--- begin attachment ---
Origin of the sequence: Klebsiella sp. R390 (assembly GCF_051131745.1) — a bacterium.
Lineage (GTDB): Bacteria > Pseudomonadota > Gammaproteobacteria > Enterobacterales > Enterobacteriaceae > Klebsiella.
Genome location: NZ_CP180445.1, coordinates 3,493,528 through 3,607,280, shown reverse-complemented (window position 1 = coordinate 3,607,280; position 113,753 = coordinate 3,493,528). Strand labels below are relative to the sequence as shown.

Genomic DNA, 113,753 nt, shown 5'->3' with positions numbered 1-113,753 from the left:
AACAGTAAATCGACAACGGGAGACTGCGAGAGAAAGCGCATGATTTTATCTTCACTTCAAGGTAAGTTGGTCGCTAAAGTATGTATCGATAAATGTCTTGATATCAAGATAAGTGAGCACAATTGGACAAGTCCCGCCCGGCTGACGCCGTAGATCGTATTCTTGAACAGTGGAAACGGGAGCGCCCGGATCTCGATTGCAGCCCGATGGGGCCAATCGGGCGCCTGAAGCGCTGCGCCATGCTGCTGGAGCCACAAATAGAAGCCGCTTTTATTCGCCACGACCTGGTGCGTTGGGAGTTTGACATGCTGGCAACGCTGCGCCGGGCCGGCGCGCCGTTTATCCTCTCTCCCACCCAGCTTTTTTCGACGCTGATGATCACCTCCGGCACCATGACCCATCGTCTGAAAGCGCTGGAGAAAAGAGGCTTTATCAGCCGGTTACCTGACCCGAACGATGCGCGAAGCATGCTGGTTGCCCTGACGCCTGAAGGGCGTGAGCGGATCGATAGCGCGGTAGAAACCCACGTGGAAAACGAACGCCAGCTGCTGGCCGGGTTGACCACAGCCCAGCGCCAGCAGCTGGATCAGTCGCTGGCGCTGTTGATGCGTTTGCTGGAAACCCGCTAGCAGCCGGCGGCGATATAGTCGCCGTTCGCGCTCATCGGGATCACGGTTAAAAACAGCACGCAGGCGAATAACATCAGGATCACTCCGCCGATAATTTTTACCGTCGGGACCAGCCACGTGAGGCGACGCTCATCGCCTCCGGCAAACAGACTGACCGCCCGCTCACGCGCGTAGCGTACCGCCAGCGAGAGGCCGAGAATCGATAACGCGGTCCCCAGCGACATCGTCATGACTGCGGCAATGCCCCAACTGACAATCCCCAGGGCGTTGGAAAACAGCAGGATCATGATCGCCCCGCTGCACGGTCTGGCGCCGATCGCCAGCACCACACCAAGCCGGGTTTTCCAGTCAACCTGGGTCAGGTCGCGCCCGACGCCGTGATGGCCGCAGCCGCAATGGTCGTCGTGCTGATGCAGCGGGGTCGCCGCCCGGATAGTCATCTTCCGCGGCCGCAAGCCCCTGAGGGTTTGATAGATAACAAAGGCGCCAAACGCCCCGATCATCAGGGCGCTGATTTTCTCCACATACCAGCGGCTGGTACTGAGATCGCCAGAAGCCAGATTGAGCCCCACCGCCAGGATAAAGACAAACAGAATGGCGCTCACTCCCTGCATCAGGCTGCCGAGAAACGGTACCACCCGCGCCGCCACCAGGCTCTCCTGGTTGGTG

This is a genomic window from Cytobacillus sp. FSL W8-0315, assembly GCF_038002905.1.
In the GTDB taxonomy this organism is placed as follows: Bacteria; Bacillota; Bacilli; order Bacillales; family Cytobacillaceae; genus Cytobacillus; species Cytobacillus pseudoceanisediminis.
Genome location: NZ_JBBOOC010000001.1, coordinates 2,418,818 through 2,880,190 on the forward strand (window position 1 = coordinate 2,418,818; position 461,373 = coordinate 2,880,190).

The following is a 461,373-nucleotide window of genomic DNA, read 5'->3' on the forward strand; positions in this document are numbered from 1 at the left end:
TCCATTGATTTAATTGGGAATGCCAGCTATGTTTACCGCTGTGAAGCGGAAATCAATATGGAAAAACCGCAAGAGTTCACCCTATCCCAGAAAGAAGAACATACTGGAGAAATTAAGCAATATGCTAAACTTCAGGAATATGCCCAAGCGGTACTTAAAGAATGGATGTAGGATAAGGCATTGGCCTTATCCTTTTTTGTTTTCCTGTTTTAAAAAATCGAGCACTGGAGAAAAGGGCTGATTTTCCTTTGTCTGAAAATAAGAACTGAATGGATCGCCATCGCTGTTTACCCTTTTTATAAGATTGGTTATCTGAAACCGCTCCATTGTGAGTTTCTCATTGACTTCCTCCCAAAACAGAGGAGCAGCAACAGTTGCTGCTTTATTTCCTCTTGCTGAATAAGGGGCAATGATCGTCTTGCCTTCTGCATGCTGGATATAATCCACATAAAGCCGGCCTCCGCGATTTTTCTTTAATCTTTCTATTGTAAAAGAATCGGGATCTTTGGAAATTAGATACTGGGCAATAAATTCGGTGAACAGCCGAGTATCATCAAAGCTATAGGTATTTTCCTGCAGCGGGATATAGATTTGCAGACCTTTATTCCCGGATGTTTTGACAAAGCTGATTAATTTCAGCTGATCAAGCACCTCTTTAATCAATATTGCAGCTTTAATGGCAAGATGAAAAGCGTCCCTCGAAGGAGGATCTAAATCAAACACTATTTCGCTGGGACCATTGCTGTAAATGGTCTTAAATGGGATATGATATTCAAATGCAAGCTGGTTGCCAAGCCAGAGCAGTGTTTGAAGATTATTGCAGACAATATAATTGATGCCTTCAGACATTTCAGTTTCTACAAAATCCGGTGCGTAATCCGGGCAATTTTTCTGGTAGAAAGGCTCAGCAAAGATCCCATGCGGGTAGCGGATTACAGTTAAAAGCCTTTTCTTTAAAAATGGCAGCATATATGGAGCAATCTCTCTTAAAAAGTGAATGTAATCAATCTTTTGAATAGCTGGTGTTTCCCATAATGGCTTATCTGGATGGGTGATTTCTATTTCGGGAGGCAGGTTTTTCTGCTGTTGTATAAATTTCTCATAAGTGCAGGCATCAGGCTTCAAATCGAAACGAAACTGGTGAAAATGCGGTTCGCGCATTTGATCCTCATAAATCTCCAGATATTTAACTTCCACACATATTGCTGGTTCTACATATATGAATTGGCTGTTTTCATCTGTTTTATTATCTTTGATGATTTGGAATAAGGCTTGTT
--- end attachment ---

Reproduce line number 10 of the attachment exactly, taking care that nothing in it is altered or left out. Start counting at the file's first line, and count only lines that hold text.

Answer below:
TCCATTGATTTAATTGGGAATGCCAGCTATGTTTACCGCTGTGAAGCGGAAATCAATATGGAAAAACCGCAAGAGTTCACCCTATCCCAGAAAGAAGAACATACTGGAGAAATTAAGCAATATGCTAAACTTCAGGAATATGCCCAAGCGGTACTTAAAGAATGGATGTAGGATAAGGCATTGGCCTTATCCTTTTTTGTTTTCCTGTTTTAAAAAATCGAGCACTGGAGAAAAGGGCTGATTTTCCTTTGTCTGAAAATAAGAACTGAATGGATCGCCATCGCTGTTTACCCTTTTTATAAGATTGGTTATCTGAAACCGCTCCATTGTGAGTTTCTCATTGACTTCCTCCCAAAACAGAGGAGCAGCAACAGTTGCTGCTTTATTTCCTCTTGCTGAATAAGGGGCAATGATCGTCTTGCCTTCTGCATGCTGGATATAATCCACATAAAGCCGGCCTCCGCGATTTTTCTTTAATCTTTCTATTGTAAAAGAATCGGGATCTTTGGAAATTAGATACTGGGCAATAAATTCGGTGAACAGCCGAGTATCATCAAAGCTATAGGTATTTTCCTGCAGCGGGATATAGATTTGCAGACCTTTATTCCCGGATGTTTTGACAAAGCTGATTAATTTCAGCTGATCAAGCACCTCTTTAATCAATATTGCAGCTTTAATGGCAAGATGAAAAGCGTCCCTCGAAGGAGGATCTAAATCAAACACTATTTCGCTGGGACCATTGCTGTAAATGGTCTTAAATGGGATATGATATTCAAATGCAAGCTGGTTGCCAAGCCAGAGCAGTGTTTGAAGATTATTGCAGACAATATAATTGATGCCTTCAGACATTTCAGTTTCTACAAAATCCGGTGCGTAATCCGGGCAATTTTTCTGGTAGAAAGGCTCAGCAAAGATCCCATGCGGGTAGCGGATTACAGTTAAAAGCCTTTTCTTTAAAAATGGCAGCATATATGGAGCAATCTCTCTTAAAAAGTGAATGTAATCAATCTTTTGAATAGCTGGTGTTTCCCATAATGGCTTATCTGGATGGGTGATTTCTATTTCGGGAGGCAGGTTTTTCTGCTGTTGTATAAATTTCTCATAAGTGCAGGCATCAGGCTTCAAATCGAAACGAAACTGGTGAAAATGCGGTTCGCGCATTTGATCCTCATAAATCTCCAGATATTTAACTTCCACACATATTGCTGGTTCTACATATATGAATTGGCTGTTTTCATCTGTTTTATTATCTTTGATGATTTGGAATAAGGCTTGTT